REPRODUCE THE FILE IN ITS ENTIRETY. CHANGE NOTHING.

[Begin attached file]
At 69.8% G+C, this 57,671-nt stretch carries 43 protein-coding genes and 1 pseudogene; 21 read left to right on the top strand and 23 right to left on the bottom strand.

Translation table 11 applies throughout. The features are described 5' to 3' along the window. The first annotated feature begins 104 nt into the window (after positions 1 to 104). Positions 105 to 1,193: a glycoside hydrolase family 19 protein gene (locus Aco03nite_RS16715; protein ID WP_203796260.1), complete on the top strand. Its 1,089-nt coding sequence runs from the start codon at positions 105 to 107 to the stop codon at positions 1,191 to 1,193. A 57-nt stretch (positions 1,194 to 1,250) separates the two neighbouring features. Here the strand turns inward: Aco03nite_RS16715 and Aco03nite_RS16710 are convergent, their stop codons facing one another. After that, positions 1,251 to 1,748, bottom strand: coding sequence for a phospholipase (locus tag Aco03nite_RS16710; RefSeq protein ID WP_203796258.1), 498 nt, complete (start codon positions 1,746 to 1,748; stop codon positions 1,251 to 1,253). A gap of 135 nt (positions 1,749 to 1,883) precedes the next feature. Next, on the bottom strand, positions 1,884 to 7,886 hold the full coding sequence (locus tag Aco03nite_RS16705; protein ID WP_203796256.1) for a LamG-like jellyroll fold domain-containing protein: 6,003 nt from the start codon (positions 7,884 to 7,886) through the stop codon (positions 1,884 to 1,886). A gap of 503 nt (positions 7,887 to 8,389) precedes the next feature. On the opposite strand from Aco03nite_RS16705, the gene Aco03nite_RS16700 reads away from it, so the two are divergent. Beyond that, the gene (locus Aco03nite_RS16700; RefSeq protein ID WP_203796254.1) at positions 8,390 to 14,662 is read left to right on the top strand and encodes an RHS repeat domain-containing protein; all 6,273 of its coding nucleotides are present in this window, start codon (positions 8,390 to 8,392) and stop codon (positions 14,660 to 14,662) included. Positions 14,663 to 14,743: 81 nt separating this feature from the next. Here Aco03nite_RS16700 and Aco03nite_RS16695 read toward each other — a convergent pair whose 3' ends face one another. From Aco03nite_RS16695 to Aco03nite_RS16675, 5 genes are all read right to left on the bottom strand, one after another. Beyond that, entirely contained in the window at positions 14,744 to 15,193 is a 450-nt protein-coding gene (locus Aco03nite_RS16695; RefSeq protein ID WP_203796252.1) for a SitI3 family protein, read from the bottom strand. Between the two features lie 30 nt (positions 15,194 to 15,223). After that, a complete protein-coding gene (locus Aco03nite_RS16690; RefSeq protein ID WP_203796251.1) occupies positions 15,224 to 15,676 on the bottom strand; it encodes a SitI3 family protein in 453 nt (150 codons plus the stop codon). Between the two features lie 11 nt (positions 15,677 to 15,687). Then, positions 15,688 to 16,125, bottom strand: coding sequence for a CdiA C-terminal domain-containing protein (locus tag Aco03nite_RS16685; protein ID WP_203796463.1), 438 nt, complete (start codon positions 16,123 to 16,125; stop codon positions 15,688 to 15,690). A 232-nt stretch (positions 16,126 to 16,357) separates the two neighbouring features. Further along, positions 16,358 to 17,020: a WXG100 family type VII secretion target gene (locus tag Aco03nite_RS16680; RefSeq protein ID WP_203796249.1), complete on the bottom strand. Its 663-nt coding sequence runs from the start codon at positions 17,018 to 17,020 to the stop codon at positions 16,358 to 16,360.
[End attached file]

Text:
At 69.8% G+C, this 57,671-nt stretch carries 43 protein-coding genes and 1 pseudogene; 21 read left to right on the top strand and 23 right to left on the bottom strand.

Translation table 11 applies throughout. The features are described 5' to 3' along the window. The first annotated feature begins 104 nt into the window (after positions 1 to 104). Positions 105 to 1,193: a glycoside hydrolase family 19 protein gene (locus Aco03nite_RS16715; protein ID WP_203796260.1), complete on the top strand. Its 1,089-nt coding sequence runs from the start codon at positions 105 to 107 to the stop codon at positions 1,191 to 1,193. A 57-nt stretch (positions 1,194 to 1,250) separates the two neighbouring features. Here the strand turns inward: Aco03nite_RS16715 and Aco03nite_RS16710 are convergent, their stop codons facing one another. After that, positions 1,251 to 1,748, bottom strand: coding sequence for a phospholipase (locus tag Aco03nite_RS16710; RefSeq protein ID WP_203796258.1), 498 nt, complete (start codon positions 1,746 to 1,748; stop codon positions 1,251 to 1,253). A gap of 135 nt (positions 1,749 to 1,883) precedes the next feature. Next, on the bottom strand, positions 1,884 to 7,886 hold the full coding sequence (locus tag Aco03nite_RS16705; protein ID WP_203796256.1) for a LamG-like jellyroll fold domain-containing protein: 6,003 nt from the start codon (positions 7,884 to 7,886) through the stop codon (positions 1,884 to 1,886). A gap of 503 nt (positions 7,887 to 8,389) precedes the next feature. On the opposite strand from Aco03nite_RS16705, the gene Aco03nite_RS16700 reads away from it, so the two are divergent. Beyond that, the gene (locus Aco03nite_RS16700; RefSeq protein ID WP_203796254.1) at positions 8,390 to 14,662 is read left to right on the top strand and encodes an RHS repeat domain-containing protein; all 6,273 of its coding nucleotides are present in this window, start codon (positions 8,390 to 8,392) and stop codon (positions 14,660 to 14,662) included. Positions 14,663 to 14,743: 81 nt separating this feature from the next. Here Aco03nite_RS16700 and Aco03nite_RS16695 read toward each other — a convergent pair whose 3' ends face one another. From Aco03nite_RS16695 to Aco03nite_RS16675, 5 genes are all read right to left on the bottom strand, one after another. Beyond that, entirely contained in the window at positions 14,744 to 15,193 is a 450-nt protein-coding gene (locus Aco03nite_RS16695; RefSeq protein ID WP_203796252.1) for a SitI3 family protein, read from the bottom strand. Between the two features lie 30 nt (positions 15,194 to 15,223). After that, a complete protein-coding gene (locus Aco03nite_RS16690; RefSeq protein ID WP_203796251.1) occupies positions 15,224 to 15,676 on the bottom strand; it encodes a SitI3 family protein in 453 nt (150 codons plus the stop codon). Between the two features lie 11 nt (positions 15,677 to 15,687). Then, positions 15,688 to 16,125, bottom strand: coding sequence for a CdiA C-terminal domain-containing protein (locus tag Aco03nite_RS16685; protein ID WP_203796463.1), 438 nt, complete (start codon positions 16,123 to 16,125; stop codon positions 15,688 to 15,690). A 232-nt stretch (positions 16,126 to 16,357) separates the two neighbouring features. Further along, positions 16,358 to 17,020: a WXG100 family type VII secretion target gene (locus tag Aco03nite_RS16680; RefSeq protein ID WP_203796249.1), complete on the bottom strand. Its 663-nt coding sequence runs from the start codon at positions 17,018 to 17,020 to the stop codon at positions 16,358 to 16,360.